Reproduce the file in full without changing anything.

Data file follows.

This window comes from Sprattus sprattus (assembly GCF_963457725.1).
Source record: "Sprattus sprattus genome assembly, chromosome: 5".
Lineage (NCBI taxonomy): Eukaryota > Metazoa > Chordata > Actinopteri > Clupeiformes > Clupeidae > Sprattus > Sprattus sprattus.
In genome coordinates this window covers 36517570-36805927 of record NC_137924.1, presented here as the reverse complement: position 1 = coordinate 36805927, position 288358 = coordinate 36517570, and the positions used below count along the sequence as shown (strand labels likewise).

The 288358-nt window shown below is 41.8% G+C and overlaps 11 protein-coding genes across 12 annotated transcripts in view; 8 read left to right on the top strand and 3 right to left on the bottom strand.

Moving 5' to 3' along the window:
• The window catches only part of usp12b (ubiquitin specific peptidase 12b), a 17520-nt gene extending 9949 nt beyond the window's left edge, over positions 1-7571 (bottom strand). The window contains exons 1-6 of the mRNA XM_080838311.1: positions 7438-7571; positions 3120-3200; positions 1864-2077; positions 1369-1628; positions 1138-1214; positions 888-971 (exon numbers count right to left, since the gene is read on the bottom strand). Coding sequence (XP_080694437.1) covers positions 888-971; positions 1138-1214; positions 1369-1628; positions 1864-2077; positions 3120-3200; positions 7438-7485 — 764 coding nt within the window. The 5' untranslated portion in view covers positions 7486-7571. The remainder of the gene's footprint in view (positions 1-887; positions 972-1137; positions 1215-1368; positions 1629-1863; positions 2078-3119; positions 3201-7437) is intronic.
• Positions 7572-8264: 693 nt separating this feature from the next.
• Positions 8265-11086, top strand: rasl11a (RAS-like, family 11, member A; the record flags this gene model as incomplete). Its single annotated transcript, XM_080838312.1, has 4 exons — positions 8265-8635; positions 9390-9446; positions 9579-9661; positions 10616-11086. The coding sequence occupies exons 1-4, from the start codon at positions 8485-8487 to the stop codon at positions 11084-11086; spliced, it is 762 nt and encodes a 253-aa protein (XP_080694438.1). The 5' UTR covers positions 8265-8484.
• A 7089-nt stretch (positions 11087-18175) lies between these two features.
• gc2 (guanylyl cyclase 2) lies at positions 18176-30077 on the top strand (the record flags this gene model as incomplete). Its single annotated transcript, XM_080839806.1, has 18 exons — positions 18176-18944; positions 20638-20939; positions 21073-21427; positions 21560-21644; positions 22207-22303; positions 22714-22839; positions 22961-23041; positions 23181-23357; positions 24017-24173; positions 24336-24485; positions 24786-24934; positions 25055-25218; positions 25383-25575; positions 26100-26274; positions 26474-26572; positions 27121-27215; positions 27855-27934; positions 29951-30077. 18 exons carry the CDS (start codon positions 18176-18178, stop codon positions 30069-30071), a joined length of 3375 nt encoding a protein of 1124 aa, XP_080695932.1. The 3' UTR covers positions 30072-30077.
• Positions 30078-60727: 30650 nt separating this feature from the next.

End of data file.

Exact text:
This window comes from Sprattus sprattus (assembly GCF_963457725.1).
Source record: "Sprattus sprattus genome assembly, chromosome: 5".
Lineage (NCBI taxonomy): Eukaryota > Metazoa > Chordata > Actinopteri > Clupeiformes > Clupeidae > Sprattus > Sprattus sprattus.
In genome coordinates this window covers 36517570-36805927 of record NC_137924.1, presented here as the reverse complement: position 1 = coordinate 36805927, position 288358 = coordinate 36517570, and the positions used below count along the sequence as shown (strand labels likewise).

The 288358-nt window shown below is 41.8% G+C and overlaps 11 protein-coding genes across 12 annotated transcripts in view; 8 read left to right on the top strand and 3 right to left on the bottom strand.

Moving 5' to 3' along the window:
• The window catches only part of usp12b (ubiquitin specific peptidase 12b), a 17520-nt gene extending 9949 nt beyond the window's left edge, over positions 1-7571 (bottom strand). The window contains exons 1-6 of the mRNA XM_080838311.1: positions 7438-7571; positions 3120-3200; positions 1864-2077; positions 1369-1628; positions 1138-1214; positions 888-971 (exon numbers count right to left, since the gene is read on the bottom strand). Coding sequence (XP_080694437.1) covers positions 888-971; positions 1138-1214; positions 1369-1628; positions 1864-2077; positions 3120-3200; positions 7438-7485 — 764 coding nt within the window. The 5' untranslated portion in view covers positions 7486-7571. The remainder of the gene's footprint in view (positions 1-887; positions 972-1137; positions 1215-1368; positions 1629-1863; positions 2078-3119; positions 3201-7437) is intronic.
• Positions 7572-8264: 693 nt separating this feature from the next.
• Positions 8265-11086, top strand: rasl11a (RAS-like, family 11, member A; the record flags this gene model as incomplete). Its single annotated transcript, XM_080838312.1, has 4 exons — positions 8265-8635; positions 9390-9446; positions 9579-9661; positions 10616-11086. The coding sequence occupies exons 1-4, from the start codon at positions 8485-8487 to the stop codon at positions 11084-11086; spliced, it is 762 nt and encodes a 253-aa protein (XP_080694438.1). The 5' UTR covers positions 8265-8484.
• A 7089-nt stretch (positions 11087-18175) lies between these two features.
• gc2 (guanylyl cyclase 2) lies at positions 18176-30077 on the top strand (the record flags this gene model as incomplete). Its single annotated transcript, XM_080839806.1, has 18 exons — positions 18176-18944; positions 20638-20939; positions 21073-21427; positions 21560-21644; positions 22207-22303; positions 22714-22839; positions 22961-23041; positions 23181-23357; positions 24017-24173; positions 24336-24485; positions 24786-24934; positions 25055-25218; positions 25383-25575; positions 26100-26274; positions 26474-26572; positions 27121-27215; positions 27855-27934; positions 29951-30077. 18 exons carry the CDS (start codon positions 18176-18178, stop codon positions 30069-30071), a joined length of 3375 nt encoding a protein of 1124 aa, XP_080695932.1. The 3' UTR covers positions 30072-30077.
• Positions 30078-60727: 30650 nt separating this feature from the next.